Sooners have the answers late in NCAA win

Oklahoma was able to counter every Albany run for nine-point victory

COLUMBUS, Ohio – As a shooter, Oklahoma guard Isaiah Cousins is well aware that he is going to have a handful of misses – sometimes two handfuls.

That never affects him because he knows he has to keep shooting. The misses give him confidence because ultimately a shot has to fall at some point.

Despite hitting just one shot through the first 36 minutes against No. 14 Albany on Saturday, Cousins stepped up to the 3-point arc with the shot clock ticking down. The Great Danes had just pulled within six points, the narrowest lead in more than 10 minutes.

Needing an answer, Cousins provided it.

“I just shot the ball with confidence,” Cousins said. “I knew it was going to go in. I was just being aggressive and shooting the ball. Some of them weren’t falling, so I knew that one was going to fall in.”

No. 3 Oklahoma (23-10) had all the answers late.

Cousins’ 3-pointer came on the possession after Albany’s Evan Singletary hit a big 3-pointer in the corner.

“Isaiah can make shots without a lot of rhythm,” Oklahoma coach Lon Kruger said. “He’s done that all year. He doesn’t mind the moment.”

When Singletary hit another to pull Albany back within six points, Oklahoma forward Ryan Spangler pulled down an offense rebound to milk another 30 seconds off the clock.

Jordan Woodard and Spangler went 4-for-4 from the line in the final 40 seconds.

“They kept making runs, and we just kept answering back,” said forward TaShawn Thomas, who had a late put back and blocked two shots in the final five minutes. “It was just going back and forth. I think we held our composure.”

Prior to the NCAA Tournament, the Sooners had won four of its final six games decided by less than 10 points – losing twice to Iowa State.

The resilience showed Friday night as Oklahoma advanced to the second round of the NCAA Tournament for the first time since 2009.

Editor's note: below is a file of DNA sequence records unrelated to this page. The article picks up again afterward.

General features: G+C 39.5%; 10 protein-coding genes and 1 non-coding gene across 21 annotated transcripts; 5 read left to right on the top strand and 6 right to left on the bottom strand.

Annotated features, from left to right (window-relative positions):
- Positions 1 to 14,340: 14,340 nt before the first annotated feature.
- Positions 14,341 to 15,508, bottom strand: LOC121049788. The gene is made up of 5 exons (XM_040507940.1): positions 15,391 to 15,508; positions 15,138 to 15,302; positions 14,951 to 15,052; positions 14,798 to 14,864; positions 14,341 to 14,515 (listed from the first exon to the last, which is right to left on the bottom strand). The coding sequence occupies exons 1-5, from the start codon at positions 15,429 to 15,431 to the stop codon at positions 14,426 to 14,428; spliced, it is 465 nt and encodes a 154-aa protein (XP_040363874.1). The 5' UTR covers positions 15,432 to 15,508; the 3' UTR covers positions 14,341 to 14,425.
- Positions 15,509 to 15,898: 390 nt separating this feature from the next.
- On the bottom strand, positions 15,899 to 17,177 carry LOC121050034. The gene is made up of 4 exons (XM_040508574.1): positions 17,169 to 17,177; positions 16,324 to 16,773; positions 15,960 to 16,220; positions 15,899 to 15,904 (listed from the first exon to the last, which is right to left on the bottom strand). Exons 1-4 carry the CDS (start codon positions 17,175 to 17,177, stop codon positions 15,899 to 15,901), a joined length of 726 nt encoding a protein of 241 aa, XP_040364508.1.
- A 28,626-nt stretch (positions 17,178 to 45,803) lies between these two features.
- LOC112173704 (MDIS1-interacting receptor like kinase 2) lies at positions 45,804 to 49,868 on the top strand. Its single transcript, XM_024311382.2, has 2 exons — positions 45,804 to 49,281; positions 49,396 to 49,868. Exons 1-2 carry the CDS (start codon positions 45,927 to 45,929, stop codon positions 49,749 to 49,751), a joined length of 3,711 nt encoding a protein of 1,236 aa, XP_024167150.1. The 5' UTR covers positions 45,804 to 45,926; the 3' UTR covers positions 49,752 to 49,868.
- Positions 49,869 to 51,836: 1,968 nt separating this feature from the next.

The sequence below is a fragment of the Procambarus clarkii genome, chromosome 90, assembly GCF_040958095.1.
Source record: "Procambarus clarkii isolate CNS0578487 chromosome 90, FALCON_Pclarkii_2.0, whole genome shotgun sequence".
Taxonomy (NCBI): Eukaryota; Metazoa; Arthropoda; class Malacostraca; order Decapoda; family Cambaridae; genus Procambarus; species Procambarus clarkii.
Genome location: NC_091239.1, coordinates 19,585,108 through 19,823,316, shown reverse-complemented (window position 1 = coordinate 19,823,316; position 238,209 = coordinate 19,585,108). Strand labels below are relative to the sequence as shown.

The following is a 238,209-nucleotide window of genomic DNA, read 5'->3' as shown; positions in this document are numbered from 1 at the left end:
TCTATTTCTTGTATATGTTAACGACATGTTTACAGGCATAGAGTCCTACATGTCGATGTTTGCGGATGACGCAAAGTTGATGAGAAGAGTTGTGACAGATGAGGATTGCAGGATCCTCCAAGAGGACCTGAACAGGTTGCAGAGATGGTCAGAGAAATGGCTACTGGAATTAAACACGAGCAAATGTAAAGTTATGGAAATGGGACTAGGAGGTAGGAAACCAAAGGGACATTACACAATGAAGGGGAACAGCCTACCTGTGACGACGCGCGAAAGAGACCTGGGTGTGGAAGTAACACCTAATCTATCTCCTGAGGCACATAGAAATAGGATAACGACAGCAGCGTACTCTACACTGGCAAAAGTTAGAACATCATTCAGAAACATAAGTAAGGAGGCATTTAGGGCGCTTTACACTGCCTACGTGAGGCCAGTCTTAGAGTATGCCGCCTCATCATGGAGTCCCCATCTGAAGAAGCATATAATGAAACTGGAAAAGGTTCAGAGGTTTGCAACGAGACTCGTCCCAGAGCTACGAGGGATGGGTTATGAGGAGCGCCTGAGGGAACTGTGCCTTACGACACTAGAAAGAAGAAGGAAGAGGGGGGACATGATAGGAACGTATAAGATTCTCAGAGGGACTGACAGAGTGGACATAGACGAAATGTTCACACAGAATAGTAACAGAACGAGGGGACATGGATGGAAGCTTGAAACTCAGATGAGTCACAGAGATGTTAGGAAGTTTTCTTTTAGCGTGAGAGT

“We kept answering to widen it back out to nine or 10, whether that be jumpers or at the free-throw line,” Kruger said. I thought our guys did a pretty good job playing it out, not panicking and getting to the free-throw line when we needed to and then making shots.”

BOOKER, BENNETT AND THE BENCH: After scoring just two points in the Big 12 Tournament, the Sooners finally found some production from its bench.

D.J. Bennett made an immediate impact on both ends of the court, posting four points and hitting two shots for the first time since Jan. 19.

Frank Booker continued his strong late-season surge, scoring eight points and hitting 3-pointer with just less than 12 minutes to play during a individual 5-0 run.

“We haven’t had a lot of point production off the bench,” Kruger said. “. . . The bench was huge. I thought guys stepped in there, and I thought D.J. in the first half especially when Ryan was in foul trouble, getting down a couple buckets, picked everyone up.”

Bennett’s eight minutes in the first half was his most action in more than a month, but his play was inspired. Backing down a defender, Bennett spun baseline and converted his best offensive play of the season.

“We’re going to need him at some point,” Spangler said. “We’re going to get in foul trouble. I got in foul trouble early. He came in, made a good move and got going early.”

BUDDY BREAKS THE BOX-AND-1: Hield had never seen a box-and-1 in his career, but Albany tried to use it early in the first half to slow down the high-scoring guard.

Oklahoma State and Texas Tech had face-guarded Hield during the season, hoping to deny him the ball, but he had never seen the modified zone.

He made quick work of it.

Less than eight minutes into the ball game, Hield slipped past his man and into the opening in the middle of the court, slamming home a big dunk.

“They don’t want me to get going,” Hield said. “I expect that, too. That dunk got me going. I hit a 3 after that. You like to score in rhythm.”

Oklahoma scored on six of its first eight possessions with Albany focused on stopping Hield. The Sooners also had four offensive rebounds in the first eight minutes.

“If teams keep doing that, next game I’ll feel sorry for them because my teammates will be more confident, and we’ll knock down some shots,” Hield said.


.more-stories {margin:20px 0;} .more-stories a{display:block;width:100%; background:#efb900;height: 52px;text-align:center;line-height:44px;color:#202020; text-decoration:none;text-transform:uppercase;font-family:bebas_neue;font-size:20px;position:relative;overflow:hidden;letter-spacing:2px;-webkit-transition:all .15s ease-in;transition:all .2s ease-in;border:3px solid #efb900;}.more-stories a:hover{color:#fff;background:0 0;letter-spacing:3px;background:#121212;border:3px solid #121212;} @media (max-width: 600px) { .more-stories a {height:auto !important;line-height:1.4em;padding:10px;} }


Sooners Illustrated Top Stories